Spring officially begins March 20, but soybean farmers and marketers are already wondering what might happen this fall at harvest.
After all, 2014 brought a record yield of 47.8 bua, and 2015 is expected to result in even more land planted with soybeans than last year’s record-high 83.1 million harvested acres. The USDA projects a yield of 46 bua. Should farmers plan for another bumper crop of beans?
“Yes, we’re going to have a high acreage issue for soybeans—record in fact—but we’re going to return to normal yields and so therefore we have production 111 [million bushels] under last year,” said Rich Nelson chief strategist for Allendale, which recently completed a survey of farmers’ planting intentions.
The McHenry, Ill.-based firm estimates farmers will plant 86 million acres of soybeans, with a yield of 45.36 bua, based on the results of its survey.
Listen to Nelson's comments on U.S. Farm Report here:
The agricultural economists at the University of Illinois stay even closer to historical trends.
After examining soybean yields from 1960 to 2014, they arrived at a projection of 44.6 bua, which is 1.4 bushels below the USDA forecast of 46 bua.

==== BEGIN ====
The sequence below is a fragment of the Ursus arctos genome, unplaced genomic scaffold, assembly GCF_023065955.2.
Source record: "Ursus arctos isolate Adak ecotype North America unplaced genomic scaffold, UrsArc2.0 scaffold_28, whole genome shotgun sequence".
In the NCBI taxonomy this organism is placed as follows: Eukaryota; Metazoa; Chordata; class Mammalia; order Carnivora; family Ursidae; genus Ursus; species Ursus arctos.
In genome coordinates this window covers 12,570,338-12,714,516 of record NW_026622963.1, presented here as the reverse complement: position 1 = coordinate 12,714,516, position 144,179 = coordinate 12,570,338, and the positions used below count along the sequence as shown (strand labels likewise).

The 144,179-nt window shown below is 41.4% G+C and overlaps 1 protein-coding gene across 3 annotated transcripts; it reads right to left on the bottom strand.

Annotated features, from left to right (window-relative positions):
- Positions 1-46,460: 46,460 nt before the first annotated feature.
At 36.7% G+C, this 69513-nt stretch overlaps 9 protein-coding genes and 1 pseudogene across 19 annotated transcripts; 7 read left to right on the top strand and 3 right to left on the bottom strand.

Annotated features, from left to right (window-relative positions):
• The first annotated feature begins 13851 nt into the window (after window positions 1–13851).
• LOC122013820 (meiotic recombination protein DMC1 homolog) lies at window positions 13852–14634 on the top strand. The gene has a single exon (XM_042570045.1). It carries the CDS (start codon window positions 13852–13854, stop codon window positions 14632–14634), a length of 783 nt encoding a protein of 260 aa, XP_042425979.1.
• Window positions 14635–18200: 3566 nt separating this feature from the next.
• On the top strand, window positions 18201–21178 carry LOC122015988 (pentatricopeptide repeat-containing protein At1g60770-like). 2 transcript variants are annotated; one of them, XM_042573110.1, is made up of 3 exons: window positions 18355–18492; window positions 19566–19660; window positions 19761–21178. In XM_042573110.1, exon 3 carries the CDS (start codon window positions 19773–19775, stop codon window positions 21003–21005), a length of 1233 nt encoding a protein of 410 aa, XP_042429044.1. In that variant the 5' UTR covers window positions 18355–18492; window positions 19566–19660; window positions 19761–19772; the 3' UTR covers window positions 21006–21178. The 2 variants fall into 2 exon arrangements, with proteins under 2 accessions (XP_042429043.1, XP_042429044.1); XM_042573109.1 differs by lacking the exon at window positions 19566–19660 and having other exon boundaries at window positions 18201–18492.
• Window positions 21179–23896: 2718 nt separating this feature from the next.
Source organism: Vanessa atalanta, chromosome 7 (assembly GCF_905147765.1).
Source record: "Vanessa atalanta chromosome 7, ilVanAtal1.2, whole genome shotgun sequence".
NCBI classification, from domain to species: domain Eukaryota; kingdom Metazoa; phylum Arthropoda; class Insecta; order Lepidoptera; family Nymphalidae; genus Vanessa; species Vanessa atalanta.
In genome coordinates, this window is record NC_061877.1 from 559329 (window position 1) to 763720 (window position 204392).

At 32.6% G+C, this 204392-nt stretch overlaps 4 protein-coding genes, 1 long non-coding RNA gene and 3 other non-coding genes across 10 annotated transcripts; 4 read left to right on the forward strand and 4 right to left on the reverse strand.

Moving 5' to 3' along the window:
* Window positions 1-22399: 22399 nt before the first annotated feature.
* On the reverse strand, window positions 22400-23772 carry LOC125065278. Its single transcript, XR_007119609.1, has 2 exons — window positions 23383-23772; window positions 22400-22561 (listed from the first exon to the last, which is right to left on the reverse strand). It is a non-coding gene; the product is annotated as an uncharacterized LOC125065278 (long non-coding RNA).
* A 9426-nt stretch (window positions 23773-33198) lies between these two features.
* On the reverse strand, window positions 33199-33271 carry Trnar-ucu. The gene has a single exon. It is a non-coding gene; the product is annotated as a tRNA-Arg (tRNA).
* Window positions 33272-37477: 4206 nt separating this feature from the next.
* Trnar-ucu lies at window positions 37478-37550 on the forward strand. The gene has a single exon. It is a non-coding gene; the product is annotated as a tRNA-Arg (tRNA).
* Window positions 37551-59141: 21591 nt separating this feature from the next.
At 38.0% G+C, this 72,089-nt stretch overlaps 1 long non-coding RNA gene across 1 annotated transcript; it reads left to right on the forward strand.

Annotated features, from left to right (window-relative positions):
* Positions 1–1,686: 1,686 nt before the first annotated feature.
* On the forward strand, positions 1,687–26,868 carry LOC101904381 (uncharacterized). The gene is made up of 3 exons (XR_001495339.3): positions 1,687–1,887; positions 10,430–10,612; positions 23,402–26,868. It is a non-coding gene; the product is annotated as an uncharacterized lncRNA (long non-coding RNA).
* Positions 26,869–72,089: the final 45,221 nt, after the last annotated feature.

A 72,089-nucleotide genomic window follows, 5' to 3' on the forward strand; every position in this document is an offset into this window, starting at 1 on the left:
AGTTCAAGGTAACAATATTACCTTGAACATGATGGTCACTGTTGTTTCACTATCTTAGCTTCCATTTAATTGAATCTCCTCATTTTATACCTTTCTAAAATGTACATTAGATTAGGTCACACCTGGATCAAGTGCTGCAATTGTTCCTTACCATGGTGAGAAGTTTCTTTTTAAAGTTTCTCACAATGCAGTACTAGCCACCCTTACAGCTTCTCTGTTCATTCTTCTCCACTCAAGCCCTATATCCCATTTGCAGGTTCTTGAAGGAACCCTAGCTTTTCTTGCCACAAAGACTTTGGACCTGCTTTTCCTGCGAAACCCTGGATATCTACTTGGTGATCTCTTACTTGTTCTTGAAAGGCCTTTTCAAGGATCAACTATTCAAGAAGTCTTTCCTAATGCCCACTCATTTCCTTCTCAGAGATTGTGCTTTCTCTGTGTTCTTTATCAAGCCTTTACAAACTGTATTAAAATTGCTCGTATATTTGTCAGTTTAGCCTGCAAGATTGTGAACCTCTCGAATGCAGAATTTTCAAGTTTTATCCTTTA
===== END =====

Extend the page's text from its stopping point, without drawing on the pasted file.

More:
Why is the USDA number so much higher? The U of Illinois team says it could be the sample size.
“The higher trend projection by the USDA is likely due to a sample that starts in the drought year of 1988 and a ‘certainty-equivalent’ approach that assumes with certainty average weather and planting progress will occur in 2015,” said Scott Irwin and Darrel Good in their farmdoc Daily analysis.
Of course, for better or worse, Mother Nature doesn’t always cooperate. “Regardless of which trend projection is considered, there is, as usual, large risk of deviations from the projection,” the economists noted. “For example, we estimate there is roughly a 1-in-10 chance of the U.S. average soybean yield falling below 41 bushels and a 1-in-10 chance of yield rising above 47 bushels. As indicated in the analysis for corn yields, it really is no wonder that weather forecasters are in such high demand.”